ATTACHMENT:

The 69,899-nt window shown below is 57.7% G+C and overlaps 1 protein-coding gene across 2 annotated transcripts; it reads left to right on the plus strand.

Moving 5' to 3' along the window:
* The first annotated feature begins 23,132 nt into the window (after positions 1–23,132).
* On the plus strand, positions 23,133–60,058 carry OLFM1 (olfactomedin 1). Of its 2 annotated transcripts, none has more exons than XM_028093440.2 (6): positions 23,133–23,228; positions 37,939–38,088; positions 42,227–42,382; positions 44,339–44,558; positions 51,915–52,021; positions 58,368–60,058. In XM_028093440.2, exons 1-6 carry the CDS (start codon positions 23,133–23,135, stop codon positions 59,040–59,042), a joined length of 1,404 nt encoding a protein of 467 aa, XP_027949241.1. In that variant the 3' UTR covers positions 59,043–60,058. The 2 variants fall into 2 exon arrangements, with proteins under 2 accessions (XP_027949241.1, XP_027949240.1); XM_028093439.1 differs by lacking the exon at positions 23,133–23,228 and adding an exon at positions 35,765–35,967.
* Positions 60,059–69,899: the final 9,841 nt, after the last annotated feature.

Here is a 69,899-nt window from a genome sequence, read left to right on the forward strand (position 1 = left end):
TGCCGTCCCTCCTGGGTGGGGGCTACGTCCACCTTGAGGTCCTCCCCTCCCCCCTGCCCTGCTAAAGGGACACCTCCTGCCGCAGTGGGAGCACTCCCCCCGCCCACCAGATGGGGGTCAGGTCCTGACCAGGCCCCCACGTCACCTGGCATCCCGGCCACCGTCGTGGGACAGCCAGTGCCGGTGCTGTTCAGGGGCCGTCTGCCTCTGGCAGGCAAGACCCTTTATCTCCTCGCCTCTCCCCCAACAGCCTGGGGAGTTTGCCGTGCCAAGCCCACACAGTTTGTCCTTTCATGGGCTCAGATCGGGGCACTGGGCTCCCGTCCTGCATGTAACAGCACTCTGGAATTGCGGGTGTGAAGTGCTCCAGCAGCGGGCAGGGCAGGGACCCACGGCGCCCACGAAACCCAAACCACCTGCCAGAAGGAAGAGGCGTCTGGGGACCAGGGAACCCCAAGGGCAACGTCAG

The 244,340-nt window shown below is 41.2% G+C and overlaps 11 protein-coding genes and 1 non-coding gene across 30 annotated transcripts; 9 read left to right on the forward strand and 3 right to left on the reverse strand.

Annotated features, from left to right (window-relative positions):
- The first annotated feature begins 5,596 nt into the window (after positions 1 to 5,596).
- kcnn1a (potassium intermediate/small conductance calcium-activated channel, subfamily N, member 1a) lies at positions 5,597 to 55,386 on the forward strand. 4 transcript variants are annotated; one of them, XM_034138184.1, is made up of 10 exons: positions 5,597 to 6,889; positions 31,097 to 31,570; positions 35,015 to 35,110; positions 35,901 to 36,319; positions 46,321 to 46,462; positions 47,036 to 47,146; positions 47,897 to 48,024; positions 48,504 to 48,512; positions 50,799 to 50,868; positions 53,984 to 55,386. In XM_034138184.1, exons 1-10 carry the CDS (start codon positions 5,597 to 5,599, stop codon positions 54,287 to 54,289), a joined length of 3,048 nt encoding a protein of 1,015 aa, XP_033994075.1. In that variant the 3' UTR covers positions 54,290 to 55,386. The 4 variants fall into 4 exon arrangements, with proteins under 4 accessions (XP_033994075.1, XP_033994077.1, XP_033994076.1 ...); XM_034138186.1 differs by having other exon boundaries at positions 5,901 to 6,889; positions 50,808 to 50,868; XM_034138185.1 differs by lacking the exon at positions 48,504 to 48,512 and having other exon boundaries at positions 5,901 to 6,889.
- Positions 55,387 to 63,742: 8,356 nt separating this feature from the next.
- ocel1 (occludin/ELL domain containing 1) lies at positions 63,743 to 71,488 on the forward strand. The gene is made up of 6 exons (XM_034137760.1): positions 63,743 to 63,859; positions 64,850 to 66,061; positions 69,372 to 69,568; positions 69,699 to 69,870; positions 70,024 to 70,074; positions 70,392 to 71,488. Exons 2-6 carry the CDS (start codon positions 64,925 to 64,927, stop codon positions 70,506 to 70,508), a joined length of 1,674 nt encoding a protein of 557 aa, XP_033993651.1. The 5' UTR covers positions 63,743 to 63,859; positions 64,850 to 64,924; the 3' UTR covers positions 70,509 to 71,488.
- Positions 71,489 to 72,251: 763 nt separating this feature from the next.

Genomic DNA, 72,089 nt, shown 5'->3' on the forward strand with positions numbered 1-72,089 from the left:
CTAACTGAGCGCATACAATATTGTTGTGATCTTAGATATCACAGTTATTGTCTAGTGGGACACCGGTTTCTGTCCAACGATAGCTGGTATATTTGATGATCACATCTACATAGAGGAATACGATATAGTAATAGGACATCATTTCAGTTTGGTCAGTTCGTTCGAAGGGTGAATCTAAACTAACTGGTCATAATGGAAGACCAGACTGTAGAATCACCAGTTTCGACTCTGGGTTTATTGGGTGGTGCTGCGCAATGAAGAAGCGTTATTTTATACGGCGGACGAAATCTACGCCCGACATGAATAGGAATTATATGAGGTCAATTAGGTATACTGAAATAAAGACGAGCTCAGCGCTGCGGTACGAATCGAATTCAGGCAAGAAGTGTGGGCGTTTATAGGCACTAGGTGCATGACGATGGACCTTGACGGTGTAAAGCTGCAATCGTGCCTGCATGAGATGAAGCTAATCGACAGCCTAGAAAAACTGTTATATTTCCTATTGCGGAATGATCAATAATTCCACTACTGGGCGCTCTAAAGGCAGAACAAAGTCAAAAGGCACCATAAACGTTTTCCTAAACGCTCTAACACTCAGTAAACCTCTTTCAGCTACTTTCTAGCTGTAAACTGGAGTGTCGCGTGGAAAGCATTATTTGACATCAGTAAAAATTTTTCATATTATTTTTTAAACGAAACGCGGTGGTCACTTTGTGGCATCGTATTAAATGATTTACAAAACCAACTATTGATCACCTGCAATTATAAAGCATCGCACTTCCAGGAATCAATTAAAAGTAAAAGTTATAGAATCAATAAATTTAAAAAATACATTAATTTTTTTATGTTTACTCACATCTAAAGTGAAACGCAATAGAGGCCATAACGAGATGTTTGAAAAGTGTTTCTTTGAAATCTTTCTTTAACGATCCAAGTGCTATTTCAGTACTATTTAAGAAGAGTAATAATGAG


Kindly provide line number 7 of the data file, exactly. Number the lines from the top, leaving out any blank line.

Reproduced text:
TGCCGTCCCTCCTGGGTGGGGGCTACGTCCACCTTGAGGTCCTCCCCTCCCCCCTGCCCTGCTAAAGGGACACCTCCTGCCGCAGTGGGAGCACTCCCCCCGCCCACCAGATGGGGGTCAGGTCCTGACCAGGCCCCCACGTCACCTGGCATCCCGGCCACCGTCGTGGGACAGCCAGTGCCGGTGCTGTTCAGGGGCCGTCTGCCTCTGGCAGGCAAGACCCTTTATCTCCTCGCCTCTCCCCCAACAGCCTGGGGAGTTTGCCGTGCCAAGCCCACACAGTTTGTCCTTTCATGGGCTCAGATCGGGGCACTGGGCTCCCGTCCTGCATGTAACAGCACTCTGGAATTGCGGGTGTGAAGTGCTCCAGCAGCGGGCAGGGCAGGGACCCACGGCGCCCACGAAACCCAAACCACCTGCCAGAAGGAAGAGGCGTCTGGGGACCAGGGAACCCCAAGGGCAACGTCAG